How to Cook a Turkey

Deciding how to cook a turkey can be difficult, especially with all the options that are available. Here you will find a listing of different ways to enjoy cooking a turkey.

Deep Frying Turkey

  • The optimum cooking temperature for deep-frying the turkey is 350ºF. When the turkey is placed into the hot oil, the temperature will drop rapidly; therefore, it is important to preheat the oil to 375°F so that less time is required to restore the oil to the proper cooking temperature.

  • When the temperature of the oil has returned to a range of 325° to 350°F, the cooking process should be timed. The cooking time is figured as 3 minutes per pound plus 5 minutes. Be sure to monitor the temperature of the oil throughout the cooking process, increasing or decreasing the heat when necessary.

  • It is important that the temperature of the oil remains near 350ºF for proper cooking. Do not allow the temperature to drop below 325ºF because if the oil is cooler than this, the turkey will not cook properly and it may soak up too much oil. If the temperature of the oil is excessively high, the exterior of the turkey will burn before the interior is cooked thoroughly. Keep in mind that many oils have a flash point of 425°F, which if reached, increases the risk of fire.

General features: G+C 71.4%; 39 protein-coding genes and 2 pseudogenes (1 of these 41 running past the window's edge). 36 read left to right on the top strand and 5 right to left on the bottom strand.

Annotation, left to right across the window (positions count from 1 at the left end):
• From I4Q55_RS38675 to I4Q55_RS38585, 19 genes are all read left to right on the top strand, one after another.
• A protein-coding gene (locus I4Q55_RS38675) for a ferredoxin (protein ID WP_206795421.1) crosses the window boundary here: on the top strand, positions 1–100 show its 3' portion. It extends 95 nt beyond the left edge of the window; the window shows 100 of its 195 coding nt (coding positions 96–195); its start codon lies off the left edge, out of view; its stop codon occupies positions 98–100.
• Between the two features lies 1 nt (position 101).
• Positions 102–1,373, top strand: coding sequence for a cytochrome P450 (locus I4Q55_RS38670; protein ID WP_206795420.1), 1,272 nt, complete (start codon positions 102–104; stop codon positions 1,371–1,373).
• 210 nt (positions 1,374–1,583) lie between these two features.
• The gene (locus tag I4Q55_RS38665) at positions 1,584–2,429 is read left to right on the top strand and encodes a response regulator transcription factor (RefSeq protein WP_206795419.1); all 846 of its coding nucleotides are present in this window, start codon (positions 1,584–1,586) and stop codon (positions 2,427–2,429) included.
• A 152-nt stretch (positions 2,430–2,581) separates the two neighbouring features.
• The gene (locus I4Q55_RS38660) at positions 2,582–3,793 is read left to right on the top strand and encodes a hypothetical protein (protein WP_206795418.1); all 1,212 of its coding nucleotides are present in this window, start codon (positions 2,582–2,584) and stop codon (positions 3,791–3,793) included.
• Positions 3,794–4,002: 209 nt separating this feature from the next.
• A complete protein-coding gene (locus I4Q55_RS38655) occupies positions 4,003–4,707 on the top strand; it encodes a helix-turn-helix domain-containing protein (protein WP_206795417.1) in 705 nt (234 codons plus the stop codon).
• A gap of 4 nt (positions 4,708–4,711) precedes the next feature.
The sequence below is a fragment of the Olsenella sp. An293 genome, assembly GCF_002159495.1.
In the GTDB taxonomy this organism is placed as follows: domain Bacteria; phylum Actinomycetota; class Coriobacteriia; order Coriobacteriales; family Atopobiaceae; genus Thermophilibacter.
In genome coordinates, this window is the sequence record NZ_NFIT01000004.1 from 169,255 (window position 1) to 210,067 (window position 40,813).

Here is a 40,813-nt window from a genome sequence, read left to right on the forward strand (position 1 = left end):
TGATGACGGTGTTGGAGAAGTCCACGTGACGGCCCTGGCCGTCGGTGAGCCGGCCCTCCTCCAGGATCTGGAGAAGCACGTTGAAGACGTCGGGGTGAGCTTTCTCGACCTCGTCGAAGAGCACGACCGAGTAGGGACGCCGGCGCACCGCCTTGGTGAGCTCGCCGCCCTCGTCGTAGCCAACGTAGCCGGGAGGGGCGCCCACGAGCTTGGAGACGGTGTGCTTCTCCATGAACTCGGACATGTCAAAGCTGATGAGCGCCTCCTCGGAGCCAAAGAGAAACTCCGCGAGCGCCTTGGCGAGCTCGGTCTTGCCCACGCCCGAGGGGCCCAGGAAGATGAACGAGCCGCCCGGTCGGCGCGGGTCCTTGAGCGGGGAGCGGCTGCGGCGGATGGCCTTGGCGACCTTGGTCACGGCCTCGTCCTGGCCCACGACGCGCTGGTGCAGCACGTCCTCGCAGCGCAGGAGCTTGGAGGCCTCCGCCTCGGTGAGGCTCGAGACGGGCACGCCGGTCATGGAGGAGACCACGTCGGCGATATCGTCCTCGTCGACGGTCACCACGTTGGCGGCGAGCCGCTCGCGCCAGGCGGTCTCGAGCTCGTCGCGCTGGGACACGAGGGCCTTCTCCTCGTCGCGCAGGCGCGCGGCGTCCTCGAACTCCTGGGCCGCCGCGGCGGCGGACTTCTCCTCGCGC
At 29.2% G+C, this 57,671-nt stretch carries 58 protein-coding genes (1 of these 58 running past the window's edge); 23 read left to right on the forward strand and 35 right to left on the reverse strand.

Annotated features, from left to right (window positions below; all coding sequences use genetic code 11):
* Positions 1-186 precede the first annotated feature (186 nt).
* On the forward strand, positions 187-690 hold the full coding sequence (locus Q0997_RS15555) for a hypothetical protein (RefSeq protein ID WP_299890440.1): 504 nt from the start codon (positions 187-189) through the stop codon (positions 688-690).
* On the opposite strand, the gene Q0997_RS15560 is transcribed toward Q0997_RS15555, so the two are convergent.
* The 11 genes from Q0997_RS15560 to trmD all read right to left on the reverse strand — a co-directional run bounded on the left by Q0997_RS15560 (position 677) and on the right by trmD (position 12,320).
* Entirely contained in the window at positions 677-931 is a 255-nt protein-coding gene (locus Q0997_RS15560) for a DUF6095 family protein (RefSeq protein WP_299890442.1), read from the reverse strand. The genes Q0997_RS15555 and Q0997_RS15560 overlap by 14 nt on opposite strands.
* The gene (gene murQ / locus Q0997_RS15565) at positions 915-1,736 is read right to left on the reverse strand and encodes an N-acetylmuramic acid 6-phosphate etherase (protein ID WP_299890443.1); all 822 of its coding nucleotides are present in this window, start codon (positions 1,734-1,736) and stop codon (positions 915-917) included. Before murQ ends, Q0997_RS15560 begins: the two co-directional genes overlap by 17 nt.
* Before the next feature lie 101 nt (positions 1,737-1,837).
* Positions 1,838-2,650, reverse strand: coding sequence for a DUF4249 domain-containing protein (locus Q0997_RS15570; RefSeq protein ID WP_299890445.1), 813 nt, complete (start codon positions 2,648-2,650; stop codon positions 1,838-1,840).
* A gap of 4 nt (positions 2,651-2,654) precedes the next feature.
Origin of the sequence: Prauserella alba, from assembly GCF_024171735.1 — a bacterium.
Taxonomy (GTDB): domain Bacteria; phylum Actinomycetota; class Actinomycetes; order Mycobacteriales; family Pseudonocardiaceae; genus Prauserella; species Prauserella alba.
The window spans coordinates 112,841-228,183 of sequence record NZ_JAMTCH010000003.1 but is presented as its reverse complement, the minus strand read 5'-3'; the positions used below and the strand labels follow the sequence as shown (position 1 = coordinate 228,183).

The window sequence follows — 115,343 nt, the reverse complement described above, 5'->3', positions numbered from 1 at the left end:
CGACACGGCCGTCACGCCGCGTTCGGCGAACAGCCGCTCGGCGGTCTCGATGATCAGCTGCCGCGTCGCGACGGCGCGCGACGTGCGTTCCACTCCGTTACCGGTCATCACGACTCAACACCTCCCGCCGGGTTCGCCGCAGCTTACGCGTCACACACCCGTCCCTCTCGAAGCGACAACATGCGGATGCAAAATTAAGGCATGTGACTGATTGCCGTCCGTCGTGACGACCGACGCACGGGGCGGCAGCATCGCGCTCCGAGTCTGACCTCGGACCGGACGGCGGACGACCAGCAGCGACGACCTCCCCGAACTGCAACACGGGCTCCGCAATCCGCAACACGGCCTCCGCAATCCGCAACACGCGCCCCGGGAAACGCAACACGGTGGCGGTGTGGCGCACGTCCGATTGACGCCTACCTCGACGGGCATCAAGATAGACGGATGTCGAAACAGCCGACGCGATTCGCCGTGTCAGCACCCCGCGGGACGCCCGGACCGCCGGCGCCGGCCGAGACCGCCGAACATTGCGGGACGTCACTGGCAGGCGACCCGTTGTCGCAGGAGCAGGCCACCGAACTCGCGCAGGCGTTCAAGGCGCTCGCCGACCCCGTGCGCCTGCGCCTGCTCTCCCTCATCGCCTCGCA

• When the turkey is fully cooked, it will float and the exterior will be nicely browned.

  • While wearing long oven mitts, attach the lifting hook to the basket handle or the loop on the turkey stand, and slowly lift the turkey from the hot oil. Allow the basket to hover over the top of the cooker so that some of the oil will drain from the turkey into the pot. It may be necessary for two people to lift the turkey and hold it over the top of the cooker while the oil drains from the turkey. Some turkey deep-fryer models include a clip attachment on the rim of the pot that allows the basket to be attached to the rim, eliminating the need for the basket to be manually held over the surface of the cooker for drainage. When using a propane gas cooker, the burner must be switched off before removing the turkey.

  • The turkey must be checked for proper doneness using a meat thermometer. The breast should reach 170°F and the thigh should reach 180°F. If the turkey is not done, return it to the hot oil and cook it for an additional 5 minutes.